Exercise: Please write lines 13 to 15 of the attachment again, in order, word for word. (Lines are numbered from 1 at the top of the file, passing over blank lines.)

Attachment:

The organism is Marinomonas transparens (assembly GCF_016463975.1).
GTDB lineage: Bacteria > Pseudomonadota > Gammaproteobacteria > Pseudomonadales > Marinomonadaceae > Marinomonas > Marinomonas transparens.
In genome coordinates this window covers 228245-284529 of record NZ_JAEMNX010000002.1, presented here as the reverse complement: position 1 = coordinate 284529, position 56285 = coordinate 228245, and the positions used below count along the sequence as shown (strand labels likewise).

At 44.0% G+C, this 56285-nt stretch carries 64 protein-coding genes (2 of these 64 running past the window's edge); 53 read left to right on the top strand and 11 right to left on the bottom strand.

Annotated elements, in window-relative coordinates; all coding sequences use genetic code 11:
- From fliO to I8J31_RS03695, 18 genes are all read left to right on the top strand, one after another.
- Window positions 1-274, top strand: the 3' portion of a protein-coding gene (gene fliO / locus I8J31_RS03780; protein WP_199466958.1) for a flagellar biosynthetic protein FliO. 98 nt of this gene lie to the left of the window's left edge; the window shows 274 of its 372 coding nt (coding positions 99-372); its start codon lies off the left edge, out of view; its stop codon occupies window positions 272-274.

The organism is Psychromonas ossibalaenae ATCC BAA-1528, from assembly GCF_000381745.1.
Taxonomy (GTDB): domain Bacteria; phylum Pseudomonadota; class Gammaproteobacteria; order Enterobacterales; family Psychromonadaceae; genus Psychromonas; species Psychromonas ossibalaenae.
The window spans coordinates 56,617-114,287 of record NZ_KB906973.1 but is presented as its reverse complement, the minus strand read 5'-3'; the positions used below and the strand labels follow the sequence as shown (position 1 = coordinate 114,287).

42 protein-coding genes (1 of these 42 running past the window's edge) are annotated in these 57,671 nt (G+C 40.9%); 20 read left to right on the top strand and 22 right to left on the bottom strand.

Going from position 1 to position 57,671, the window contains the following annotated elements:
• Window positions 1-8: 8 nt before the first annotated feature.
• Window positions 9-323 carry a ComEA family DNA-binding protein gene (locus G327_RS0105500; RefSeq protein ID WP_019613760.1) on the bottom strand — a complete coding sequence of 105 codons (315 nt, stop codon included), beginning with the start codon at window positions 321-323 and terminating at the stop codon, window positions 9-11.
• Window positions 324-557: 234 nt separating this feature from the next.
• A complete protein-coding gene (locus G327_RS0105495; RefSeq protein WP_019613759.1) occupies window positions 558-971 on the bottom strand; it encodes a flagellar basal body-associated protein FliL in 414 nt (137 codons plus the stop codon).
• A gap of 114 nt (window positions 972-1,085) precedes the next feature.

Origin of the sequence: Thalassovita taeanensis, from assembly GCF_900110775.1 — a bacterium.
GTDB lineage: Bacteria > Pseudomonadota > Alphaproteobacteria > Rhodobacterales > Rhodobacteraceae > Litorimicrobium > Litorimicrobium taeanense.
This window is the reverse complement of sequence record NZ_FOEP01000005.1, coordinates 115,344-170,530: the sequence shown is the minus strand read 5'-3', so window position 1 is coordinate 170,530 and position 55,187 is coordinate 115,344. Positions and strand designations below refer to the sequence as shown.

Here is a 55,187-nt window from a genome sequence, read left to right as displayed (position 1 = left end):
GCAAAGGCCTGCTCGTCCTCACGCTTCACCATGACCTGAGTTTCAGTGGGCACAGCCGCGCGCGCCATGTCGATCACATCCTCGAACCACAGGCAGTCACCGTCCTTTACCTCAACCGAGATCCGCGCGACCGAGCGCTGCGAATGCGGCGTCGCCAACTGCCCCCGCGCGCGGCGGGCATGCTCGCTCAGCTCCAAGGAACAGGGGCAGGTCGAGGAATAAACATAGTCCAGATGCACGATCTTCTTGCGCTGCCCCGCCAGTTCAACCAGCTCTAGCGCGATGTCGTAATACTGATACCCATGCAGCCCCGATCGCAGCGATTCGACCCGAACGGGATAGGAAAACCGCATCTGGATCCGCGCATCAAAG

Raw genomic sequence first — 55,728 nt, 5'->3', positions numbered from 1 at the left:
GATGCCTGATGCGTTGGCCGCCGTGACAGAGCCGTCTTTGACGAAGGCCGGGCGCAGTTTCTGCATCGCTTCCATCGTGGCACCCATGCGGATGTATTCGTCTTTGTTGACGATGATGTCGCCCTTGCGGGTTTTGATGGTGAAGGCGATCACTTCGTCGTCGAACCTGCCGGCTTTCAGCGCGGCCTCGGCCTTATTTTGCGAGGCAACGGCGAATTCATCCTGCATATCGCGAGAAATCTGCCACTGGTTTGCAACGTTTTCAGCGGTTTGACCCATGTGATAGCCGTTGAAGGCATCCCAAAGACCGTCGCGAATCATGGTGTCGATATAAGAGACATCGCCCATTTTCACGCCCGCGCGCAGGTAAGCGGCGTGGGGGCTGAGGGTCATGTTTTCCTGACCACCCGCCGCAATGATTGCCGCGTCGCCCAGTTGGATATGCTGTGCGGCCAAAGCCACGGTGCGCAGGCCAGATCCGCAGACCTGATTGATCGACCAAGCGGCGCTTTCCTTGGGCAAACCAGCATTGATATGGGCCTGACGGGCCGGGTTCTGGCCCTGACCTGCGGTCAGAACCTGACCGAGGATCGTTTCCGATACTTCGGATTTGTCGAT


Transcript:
• Window positions 1-8: 8 nt before the first annotated feature.
• Window positions 9-323 carry a ComEA family DNA-binding protein gene (locus G327_RS0105500; RefSeq protein ID WP_019613760.1) on the bottom strand — a complete coding sequence of 105 codons (315 nt, stop codon included), beginning with the start codon at window positions 321-323 and terminating at the stop codon, window positions 9-11.
• Window positions 324-557: 234 nt separating this feature from the next.